On Wednesday a new coalition of Philippine groups announced their intention to hold anti-China protests across the world on July 24.
The West Philippine Sea (South China Sea) coalition said that it will convene protests over the South China Sea dispute on July 24 in various cities around the world, including Manila, various cities in the U.S., London, Rome, Sydney, Copenhagen, and Israel, among others, local media outlets reported, citing a press conference the coalition held on Wednesday. The protests will be held outside Chinese embassies and consulate buildings, the group said.
The West Philippine Sea coalition is comprised of numerous former Philippine officials, led by former Interior Secretary Rafael Alunan III and including former National Security Adviser Rolio Golez. Local media described the coalition as consisting of “former government officials, youth leaders, netizens and even Filipino-Americans,” while others noted that musicians and artists would also be participating in the rallies.
Golez told reporters on Wednesday that, “This protest rally is only going to be the start of something that we intend to become bigger, not only in the Philippines but worldwide, in order to tell the world what is happening in our backyard – the bullying that's being done by our big neighbor.”
Meanwhile, Alunan said that July 24 was a “global day of protests.” He added: “We protest the belligerent and blatant disregard of international laws in the West Philippine Sea. We ask China to respect the rule of law and be a good neighbor.”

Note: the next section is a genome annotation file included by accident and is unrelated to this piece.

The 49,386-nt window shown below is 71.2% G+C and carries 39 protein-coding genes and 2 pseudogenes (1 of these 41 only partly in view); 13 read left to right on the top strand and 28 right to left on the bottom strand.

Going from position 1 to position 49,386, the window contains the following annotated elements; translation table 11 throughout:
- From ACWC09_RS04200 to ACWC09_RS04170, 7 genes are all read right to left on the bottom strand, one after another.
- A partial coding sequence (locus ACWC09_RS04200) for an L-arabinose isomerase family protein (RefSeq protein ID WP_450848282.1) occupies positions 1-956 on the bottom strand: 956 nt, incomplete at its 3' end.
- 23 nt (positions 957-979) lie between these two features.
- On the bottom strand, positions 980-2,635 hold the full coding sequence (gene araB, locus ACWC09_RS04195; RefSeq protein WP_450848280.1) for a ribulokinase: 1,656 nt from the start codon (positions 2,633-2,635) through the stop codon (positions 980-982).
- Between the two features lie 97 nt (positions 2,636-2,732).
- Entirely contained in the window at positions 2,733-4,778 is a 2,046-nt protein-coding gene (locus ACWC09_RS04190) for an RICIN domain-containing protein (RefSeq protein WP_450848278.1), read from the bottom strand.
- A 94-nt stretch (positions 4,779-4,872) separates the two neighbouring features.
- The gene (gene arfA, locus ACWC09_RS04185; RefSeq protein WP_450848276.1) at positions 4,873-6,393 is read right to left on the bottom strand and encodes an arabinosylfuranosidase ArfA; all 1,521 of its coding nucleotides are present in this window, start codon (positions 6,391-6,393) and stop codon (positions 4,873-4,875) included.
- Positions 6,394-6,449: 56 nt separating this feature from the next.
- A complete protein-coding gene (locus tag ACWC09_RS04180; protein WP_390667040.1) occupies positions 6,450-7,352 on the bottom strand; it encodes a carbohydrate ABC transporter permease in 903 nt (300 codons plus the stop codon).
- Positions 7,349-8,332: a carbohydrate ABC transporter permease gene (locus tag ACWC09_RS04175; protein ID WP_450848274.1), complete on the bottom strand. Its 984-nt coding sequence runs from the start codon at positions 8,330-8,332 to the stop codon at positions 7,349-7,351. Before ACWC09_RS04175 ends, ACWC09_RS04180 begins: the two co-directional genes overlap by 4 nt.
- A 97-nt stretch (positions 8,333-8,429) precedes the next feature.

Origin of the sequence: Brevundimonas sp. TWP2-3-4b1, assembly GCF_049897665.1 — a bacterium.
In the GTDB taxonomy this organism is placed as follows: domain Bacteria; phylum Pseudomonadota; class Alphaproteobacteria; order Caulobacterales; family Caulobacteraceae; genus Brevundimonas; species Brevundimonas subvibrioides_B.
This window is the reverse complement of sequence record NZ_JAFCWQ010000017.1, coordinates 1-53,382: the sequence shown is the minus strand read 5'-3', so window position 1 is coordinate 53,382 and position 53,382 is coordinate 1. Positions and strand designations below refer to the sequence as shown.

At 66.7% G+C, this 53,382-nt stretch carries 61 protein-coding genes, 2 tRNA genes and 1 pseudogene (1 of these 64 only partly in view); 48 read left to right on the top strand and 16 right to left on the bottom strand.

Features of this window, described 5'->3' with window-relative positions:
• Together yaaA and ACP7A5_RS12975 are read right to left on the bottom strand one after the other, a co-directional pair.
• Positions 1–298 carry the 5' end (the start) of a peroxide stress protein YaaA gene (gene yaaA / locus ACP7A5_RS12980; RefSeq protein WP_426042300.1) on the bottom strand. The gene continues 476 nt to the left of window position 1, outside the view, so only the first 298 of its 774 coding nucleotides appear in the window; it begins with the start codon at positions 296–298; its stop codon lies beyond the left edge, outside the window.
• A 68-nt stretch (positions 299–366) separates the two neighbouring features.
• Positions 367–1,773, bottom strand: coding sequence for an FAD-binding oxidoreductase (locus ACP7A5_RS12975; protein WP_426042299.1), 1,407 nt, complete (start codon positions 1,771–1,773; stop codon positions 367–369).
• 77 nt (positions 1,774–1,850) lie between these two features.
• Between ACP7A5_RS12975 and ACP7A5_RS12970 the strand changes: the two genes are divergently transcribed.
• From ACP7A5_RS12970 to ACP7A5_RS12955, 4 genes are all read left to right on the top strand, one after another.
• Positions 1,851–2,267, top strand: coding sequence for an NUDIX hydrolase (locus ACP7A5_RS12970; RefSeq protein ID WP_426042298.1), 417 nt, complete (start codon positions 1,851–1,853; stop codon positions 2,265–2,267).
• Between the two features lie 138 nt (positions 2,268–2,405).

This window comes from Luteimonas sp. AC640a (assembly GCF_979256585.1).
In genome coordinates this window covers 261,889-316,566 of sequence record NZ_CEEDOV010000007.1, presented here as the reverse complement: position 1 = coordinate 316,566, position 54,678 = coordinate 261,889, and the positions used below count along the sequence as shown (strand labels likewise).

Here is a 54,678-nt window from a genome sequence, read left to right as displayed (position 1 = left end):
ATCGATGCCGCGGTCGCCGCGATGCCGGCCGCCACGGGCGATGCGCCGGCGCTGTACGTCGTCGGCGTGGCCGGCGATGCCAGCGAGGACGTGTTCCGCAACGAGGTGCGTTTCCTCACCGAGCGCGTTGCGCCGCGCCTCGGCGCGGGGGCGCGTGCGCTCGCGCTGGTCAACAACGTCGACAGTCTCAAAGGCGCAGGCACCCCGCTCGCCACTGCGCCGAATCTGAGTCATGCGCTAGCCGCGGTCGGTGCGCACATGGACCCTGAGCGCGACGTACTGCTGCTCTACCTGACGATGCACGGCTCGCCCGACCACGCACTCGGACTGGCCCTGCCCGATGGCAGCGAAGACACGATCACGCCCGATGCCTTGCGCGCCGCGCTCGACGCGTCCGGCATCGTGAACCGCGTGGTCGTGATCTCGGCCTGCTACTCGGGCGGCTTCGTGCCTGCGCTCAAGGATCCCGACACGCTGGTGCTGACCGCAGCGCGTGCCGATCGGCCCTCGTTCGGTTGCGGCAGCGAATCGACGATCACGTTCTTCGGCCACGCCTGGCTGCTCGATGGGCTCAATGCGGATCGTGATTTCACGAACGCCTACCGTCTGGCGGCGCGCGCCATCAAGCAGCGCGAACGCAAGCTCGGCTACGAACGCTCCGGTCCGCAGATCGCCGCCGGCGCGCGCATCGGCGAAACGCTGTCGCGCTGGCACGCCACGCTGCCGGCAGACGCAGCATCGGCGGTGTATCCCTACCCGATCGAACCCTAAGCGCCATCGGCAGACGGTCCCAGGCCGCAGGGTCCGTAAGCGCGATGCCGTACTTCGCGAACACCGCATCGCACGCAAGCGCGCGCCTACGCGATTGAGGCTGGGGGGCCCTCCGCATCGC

Vonz Santos, head of the NGO U.S. Pinoys for Good Governance, said his group was leading the effort in North America, where it is planning protests in Washington DC, Los Angeles, San Francisco, Chicago, Houston, Denver, and Atlanta.
The U.S. Pinoys for Good Governance has previously organized protests in U.S. cities over the South China Sea issue, which have been attended by hundreds of people.
The main site of the protests in the Philippines will be outside the Chinese Consulate in Makati City in metro Manila. Local newspapers said crowds of up to 5,000 people were expected to attend.
A similar protest outside the Chinese Consulate in May 2012 only drew about 200 protestors, way below the expected number of attendees.
Protests over sovereignty issues are common in much of the region, including Vietnam, which like the Philippines is often at odds with China over overlapping claims of sovereignty in the South China Sea.
China itself has witnessed numerous anti-Japan protests, most recently last year after Japan moved to nationalize the Diaoyu/Senkaku Islands.
China and the Philippines have been at odds over overlapping claims in the South China Sea for years, which has led to prolonged standoffs on a number of occasions. Last year a standoff over the Scarborough Shoal saw China effectively seize control of the area through conducting frequent patrols.
The Philippines have sought to counter this move by bolstering its own defenses while strengthening ties to key allies like the United States and Japan.
Last month the Philippines announced it was considering giving Washington and Tokyo increased access to a naval base in Subic Bay to both Washington and Tokyo. Reuters reported on Tuesday the agreement currently being negotiated between the U.S. and the Philippines is far more expansive than public announcements let on.
The Philippines has also appealed to international tribunals to help mediate its dispute with China. Just this week the Philippines announced that a five-member tribunal under the U.N. Convention on the Law of the Sea had convened to hear Filipino complaints against China. The Philippines had asked China to join it in seeking international adjudication for their dispute, but Beijing demurred.
Zachary Keck is assistant editor of The Diplomat. He is on Twitter: @ZacharyKeck.